The Crystal Lake, Illinois, native was still attempting to get his weight down three days before the tournament – getting down to as much as 198 pounds. But, according to Marsden, Smith shifted gears with Marsden “already looking dehydrated” and he began putting weight back on to wrestle at 211 pounds. He got to around 205 for the tournament.
The original plan was to return to cutting weight and drop back down after the tournament to go in at the lower weight for the U.S. Junior World Team Trials that are scheduled this weekend in Lincoln, Nebraska.
Thanks to winning the title in Las Vegas, Marsden will remain at 96kg to maintain the automatic berth into the championship series at the weight. He will just have to win a best of three series against an opponent who has to wrestle his way to the series to earn a spot on the U.S. Junior World Team.
“I had planned on going a weight below (at Freestyle Nationals), but I was a little stupid about my weight cut and coach (John Smith) had me bump up to 211 (pounds) to qualify and then we’d drop back down for the (Junior National Team) Trials,” Marsden said. “When I won the tournament, coach was like, ‘I guess it’s a good thing that you won it because now you get to sit out to the finals and hopefully you get make it to the World Team.’”
And that’s where his latest motivation is coming from.
His older brother earned a spot on the Junior World Team in two separate occasions. And while this is the last year Andrew is eligible to make the team for his first time, he knows he can make up ground if he were to make it to the Junior World Championships in Tampere, Finland, by how he performs at the event.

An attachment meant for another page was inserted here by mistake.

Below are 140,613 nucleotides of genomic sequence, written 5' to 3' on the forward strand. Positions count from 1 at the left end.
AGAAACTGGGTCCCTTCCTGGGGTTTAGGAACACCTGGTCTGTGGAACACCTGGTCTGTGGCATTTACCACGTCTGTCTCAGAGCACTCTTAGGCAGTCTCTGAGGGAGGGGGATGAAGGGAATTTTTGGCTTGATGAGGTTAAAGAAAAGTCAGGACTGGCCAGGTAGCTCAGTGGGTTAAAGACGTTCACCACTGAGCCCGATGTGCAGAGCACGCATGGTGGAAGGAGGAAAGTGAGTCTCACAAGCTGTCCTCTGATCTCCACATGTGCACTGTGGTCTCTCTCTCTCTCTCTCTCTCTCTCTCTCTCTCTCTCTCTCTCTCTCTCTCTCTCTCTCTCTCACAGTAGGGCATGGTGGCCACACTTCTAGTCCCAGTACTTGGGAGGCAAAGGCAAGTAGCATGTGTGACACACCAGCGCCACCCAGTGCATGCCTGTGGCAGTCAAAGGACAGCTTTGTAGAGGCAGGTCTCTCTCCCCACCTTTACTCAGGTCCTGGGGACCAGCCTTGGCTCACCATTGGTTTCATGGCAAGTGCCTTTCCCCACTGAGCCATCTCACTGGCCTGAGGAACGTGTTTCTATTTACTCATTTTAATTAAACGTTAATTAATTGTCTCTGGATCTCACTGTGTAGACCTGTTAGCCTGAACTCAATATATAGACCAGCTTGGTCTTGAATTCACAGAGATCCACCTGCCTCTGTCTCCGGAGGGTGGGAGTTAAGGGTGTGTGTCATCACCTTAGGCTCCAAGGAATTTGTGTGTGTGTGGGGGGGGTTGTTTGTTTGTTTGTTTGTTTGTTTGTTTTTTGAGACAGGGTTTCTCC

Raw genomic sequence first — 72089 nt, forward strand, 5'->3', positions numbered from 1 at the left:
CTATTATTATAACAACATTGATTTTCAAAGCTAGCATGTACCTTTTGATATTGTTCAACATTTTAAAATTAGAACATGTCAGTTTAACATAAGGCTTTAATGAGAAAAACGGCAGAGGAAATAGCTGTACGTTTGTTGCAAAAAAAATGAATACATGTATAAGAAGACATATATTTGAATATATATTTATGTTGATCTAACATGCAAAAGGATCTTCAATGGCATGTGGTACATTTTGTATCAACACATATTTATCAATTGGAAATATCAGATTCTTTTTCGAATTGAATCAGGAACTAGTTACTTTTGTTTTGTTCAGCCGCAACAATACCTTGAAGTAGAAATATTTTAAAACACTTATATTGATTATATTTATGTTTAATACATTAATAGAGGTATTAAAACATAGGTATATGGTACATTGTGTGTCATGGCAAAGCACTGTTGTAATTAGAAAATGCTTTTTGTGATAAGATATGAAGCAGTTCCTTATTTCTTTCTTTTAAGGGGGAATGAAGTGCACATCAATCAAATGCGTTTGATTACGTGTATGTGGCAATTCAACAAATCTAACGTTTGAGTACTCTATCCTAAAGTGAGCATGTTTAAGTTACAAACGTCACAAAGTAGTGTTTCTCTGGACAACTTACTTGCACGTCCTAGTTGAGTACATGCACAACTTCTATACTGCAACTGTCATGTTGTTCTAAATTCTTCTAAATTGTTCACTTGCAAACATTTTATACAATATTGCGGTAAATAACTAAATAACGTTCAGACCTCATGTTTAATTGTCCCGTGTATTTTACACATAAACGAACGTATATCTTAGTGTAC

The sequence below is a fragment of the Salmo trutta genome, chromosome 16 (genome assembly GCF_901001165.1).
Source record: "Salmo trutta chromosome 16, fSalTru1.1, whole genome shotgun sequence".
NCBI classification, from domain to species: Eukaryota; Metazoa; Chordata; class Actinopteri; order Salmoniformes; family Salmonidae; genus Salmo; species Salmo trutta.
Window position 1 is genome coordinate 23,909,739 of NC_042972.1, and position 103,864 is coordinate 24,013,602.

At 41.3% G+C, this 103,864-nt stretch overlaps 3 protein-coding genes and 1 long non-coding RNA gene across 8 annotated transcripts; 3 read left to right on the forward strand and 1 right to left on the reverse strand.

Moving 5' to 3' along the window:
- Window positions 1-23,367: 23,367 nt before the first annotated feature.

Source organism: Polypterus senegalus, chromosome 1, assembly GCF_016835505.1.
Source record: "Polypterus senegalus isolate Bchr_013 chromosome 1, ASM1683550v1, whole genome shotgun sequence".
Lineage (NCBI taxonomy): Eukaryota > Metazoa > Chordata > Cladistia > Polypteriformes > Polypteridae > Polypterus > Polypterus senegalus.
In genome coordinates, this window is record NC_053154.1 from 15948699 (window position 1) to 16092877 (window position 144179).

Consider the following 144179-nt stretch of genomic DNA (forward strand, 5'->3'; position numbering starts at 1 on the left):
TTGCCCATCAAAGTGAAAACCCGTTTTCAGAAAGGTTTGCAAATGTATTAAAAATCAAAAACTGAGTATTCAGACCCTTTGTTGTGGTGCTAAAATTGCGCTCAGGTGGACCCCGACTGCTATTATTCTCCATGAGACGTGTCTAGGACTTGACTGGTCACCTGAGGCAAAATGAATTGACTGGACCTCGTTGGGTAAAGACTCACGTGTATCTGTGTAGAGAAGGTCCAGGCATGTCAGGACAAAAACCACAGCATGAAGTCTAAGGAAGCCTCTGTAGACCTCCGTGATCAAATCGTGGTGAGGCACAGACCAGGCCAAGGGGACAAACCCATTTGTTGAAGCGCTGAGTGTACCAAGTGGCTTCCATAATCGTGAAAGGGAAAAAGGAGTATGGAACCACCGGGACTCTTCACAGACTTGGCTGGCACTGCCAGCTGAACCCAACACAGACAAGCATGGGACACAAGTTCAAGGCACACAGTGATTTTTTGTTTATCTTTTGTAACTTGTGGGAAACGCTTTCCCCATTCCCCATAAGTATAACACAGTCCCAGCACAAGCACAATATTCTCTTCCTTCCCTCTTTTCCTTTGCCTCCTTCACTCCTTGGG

“I want to be able to fulfill that legacy that my brother created,” Andrew said. “He was a two-time World Team member, and I only have one chance, if I’d make it, I know we’ll joke around and he’ll say, ‘Well I made it twice, you’ve only made it once.’ But I still need to win this tournament and try to do well and talk a little smack back to him.”
Listed on the roster at 184 and 197 pounds, Marsden is a possible candidate to replace recent graduate Nolan Boyd – who was a four-time NCAA qualifier and a two-time All-American after walking onto the Cowboy program at 184 pounds.
But if he is to fill that spot, he’s going to have to make sure he can control the weight that forced him into a higher weight class in Las Vegas.
After spending last summer without focusing on his weight since he knew we would be redshirting, Marsden said his recent success has made his weight a priority over the next several months.
“This summer can help propel me into next season,” Marsden said. “If I can make this World Team, I’ll go to the Olympic Training Center and wrestle with some other guys out there that would be a huge advantage for me.
“But even if I stay here in Stillwater, it’s going to keep me on the mat more. Last summer, I went home for a month because I wasn’t really focused on starting. This summer, I’ll definitely be more on the mat and get more time with the coaches.”